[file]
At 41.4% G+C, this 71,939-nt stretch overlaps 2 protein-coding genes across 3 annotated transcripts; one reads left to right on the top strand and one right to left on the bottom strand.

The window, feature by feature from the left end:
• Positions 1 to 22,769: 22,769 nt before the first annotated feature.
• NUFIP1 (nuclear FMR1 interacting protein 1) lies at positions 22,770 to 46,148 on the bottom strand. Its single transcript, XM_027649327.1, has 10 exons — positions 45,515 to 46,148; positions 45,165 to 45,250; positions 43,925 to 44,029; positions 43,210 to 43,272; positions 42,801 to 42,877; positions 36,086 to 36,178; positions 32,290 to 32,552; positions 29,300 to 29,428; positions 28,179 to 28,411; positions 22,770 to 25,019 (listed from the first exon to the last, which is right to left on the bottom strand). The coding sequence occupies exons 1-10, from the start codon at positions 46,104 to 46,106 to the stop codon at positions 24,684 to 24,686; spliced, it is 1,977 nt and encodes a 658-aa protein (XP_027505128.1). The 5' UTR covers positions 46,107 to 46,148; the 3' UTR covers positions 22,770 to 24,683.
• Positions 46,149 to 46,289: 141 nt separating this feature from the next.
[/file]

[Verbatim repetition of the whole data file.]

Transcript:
At 41.4% G+C, this 71,939-nt stretch overlaps 2 protein-coding genes across 3 annotated transcripts; one reads left to right on the top strand and one right to left on the bottom strand.

The window, feature by feature from the left end:
• Positions 1 to 22,769: 22,769 nt before the first annotated feature.
• NUFIP1 (nuclear FMR1 interacting protein 1) lies at positions 22,770 to 46,148 on the bottom strand. Its single transcript, XM_027649327.1, has 10 exons — positions 45,515 to 46,148; positions 45,165 to 45,250; positions 43,925 to 44,029; positions 43,210 to 43,272; positions 42,801 to 42,877; positions 36,086 to 36,178; positions 32,290 to 32,552; positions 29,300 to 29,428; positions 28,179 to 28,411; positions 22,770 to 25,019 (listed from the first exon to the last, which is right to left on the bottom strand). The coding sequence occupies exons 1-10, from the start codon at positions 46,104 to 46,106 to the stop codon at positions 24,684 to 24,686; spliced, it is 1,977 nt and encodes a 658-aa protein (XP_027505128.1). The 5' UTR covers positions 46,107 to 46,148; the 3' UTR covers positions 22,770 to 24,683.
• Positions 46,149 to 46,289: 141 nt separating this feature from the next.